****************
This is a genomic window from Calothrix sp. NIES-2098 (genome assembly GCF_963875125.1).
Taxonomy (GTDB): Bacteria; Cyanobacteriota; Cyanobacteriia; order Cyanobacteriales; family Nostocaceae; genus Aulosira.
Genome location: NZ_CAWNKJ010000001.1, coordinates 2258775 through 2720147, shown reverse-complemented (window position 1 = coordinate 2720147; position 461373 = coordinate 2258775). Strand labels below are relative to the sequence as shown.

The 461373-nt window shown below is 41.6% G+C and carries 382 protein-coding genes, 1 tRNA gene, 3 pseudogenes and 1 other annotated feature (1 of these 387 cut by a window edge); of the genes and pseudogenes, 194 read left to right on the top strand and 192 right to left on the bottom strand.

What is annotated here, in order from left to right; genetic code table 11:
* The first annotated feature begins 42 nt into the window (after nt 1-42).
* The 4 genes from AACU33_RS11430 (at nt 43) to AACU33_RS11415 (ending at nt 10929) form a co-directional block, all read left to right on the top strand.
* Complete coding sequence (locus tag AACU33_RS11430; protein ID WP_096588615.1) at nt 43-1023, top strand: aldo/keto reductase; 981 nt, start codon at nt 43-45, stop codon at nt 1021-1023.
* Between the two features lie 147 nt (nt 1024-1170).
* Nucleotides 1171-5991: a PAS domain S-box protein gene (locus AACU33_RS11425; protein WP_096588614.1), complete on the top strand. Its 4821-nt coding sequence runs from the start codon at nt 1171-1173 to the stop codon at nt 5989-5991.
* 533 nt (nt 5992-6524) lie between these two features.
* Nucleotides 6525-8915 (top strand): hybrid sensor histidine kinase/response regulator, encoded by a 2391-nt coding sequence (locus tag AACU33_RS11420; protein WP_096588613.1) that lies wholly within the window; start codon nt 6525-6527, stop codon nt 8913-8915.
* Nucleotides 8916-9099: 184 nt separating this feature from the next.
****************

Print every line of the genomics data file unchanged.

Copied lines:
This is a genomic window from Calothrix sp. NIES-2098 (genome assembly GCF_963875125.1).
Taxonomy (GTDB): Bacteria; Cyanobacteriota; Cyanobacteriia; order Cyanobacteriales; family Nostocaceae; genus Aulosira.
Genome location: NZ_CAWNKJ010000001.1, coordinates 2258775 through 2720147, shown reverse-complemented (window position 1 = coordinate 2720147; position 461373 = coordinate 2258775). Strand labels below are relative to the sequence as shown.

The 461373-nt window shown below is 41.6% G+C and carries 382 protein-coding genes, 1 tRNA gene, 3 pseudogenes and 1 other annotated feature (1 of these 387 cut by a window edge); of the genes and pseudogenes, 194 read left to right on the top strand and 192 right to left on the bottom strand.

What is annotated here, in order from left to right; genetic code table 11:
* The first annotated feature begins 42 nt into the window (after nt 1-42).
* The 4 genes from AACU33_RS11430 (at nt 43) to AACU33_RS11415 (ending at nt 10929) form a co-directional block, all read left to right on the top strand.
* Complete coding sequence (locus tag AACU33_RS11430; protein ID WP_096588615.1) at nt 43-1023, top strand: aldo/keto reductase; 981 nt, start codon at nt 43-45, stop codon at nt 1021-1023.
* Between the two features lie 147 nt (nt 1024-1170).
* Nucleotides 1171-5991: a PAS domain S-box protein gene (locus AACU33_RS11425; protein WP_096588614.1), complete on the top strand. Its 4821-nt coding sequence runs from the start codon at nt 1171-1173 to the stop codon at nt 5989-5991.
* 533 nt (nt 5992-6524) lie between these two features.
* Nucleotides 6525-8915 (top strand): hybrid sensor histidine kinase/response regulator, encoded by a 2391-nt coding sequence (locus tag AACU33_RS11420; protein WP_096588613.1) that lies wholly within the window; start codon nt 6525-6527, stop codon nt 8913-8915.
* Nucleotides 8916-9099: 184 nt separating this feature from the next.